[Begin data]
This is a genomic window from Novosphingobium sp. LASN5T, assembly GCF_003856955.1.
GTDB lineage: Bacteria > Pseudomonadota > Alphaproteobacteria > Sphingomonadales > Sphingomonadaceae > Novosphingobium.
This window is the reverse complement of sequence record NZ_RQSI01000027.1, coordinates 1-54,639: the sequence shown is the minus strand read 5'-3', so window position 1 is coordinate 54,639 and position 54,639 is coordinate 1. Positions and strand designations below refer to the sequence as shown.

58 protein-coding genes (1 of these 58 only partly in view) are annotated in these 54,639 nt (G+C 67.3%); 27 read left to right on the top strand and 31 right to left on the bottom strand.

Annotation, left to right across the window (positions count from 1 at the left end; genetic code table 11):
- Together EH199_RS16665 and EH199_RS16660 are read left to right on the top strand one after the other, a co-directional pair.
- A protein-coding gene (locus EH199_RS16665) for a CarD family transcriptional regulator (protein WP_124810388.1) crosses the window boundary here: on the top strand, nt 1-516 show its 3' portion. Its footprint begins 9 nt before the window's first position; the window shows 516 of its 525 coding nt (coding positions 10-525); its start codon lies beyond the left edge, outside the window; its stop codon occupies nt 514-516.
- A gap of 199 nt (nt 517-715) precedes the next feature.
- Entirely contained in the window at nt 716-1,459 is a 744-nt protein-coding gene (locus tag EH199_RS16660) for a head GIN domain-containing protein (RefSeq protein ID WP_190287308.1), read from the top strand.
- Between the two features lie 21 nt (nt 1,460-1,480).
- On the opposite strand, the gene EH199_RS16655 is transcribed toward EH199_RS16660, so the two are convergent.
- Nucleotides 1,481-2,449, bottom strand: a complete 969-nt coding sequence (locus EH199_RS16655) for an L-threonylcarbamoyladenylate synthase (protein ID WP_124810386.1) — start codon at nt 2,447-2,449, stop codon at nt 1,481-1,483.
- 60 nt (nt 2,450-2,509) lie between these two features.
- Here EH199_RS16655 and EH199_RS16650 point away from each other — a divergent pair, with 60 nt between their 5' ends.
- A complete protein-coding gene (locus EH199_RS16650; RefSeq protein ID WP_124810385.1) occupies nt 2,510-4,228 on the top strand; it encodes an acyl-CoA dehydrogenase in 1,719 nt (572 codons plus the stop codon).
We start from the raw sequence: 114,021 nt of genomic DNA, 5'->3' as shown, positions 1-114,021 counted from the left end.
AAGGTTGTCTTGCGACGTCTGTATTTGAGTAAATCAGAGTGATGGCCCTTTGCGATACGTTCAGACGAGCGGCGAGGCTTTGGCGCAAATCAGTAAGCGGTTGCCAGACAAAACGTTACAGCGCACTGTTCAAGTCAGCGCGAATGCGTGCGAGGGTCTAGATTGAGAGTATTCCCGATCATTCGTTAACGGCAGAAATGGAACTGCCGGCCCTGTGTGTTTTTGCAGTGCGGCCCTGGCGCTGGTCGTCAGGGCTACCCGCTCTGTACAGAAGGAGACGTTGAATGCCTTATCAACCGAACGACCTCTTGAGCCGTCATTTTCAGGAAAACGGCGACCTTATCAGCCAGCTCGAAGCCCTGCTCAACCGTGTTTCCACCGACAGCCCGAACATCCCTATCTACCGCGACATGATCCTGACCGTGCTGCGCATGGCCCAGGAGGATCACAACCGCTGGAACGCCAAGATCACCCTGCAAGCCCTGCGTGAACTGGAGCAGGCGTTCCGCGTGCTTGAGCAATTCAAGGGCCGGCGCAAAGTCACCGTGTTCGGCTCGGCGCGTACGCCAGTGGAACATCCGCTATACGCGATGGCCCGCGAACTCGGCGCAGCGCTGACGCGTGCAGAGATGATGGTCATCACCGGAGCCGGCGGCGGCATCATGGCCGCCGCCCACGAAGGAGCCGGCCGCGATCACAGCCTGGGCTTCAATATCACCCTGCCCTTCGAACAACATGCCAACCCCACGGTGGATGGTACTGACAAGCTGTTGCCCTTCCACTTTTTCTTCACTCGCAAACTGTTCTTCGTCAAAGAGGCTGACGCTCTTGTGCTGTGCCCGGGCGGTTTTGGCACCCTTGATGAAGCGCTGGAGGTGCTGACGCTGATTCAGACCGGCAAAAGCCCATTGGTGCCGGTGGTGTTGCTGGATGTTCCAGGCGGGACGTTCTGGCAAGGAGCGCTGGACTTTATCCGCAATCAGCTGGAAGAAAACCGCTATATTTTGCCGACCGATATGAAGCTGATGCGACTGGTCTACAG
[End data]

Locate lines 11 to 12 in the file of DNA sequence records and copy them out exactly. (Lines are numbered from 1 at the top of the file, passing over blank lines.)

- On the opposite strand, the gene EH199_RS16655 is transcribed toward EH199_RS16660, so the two are convergent.
- Nucleotides 1,481-2,449, bottom strand: a complete 969-nt coding sequence (locus EH199_RS16655) for an L-threonylcarbamoyladenylate synthase (protein ID WP_124810386.1) — start codon at nt 2,447-2,449, stop codon at nt 1,481-1,483.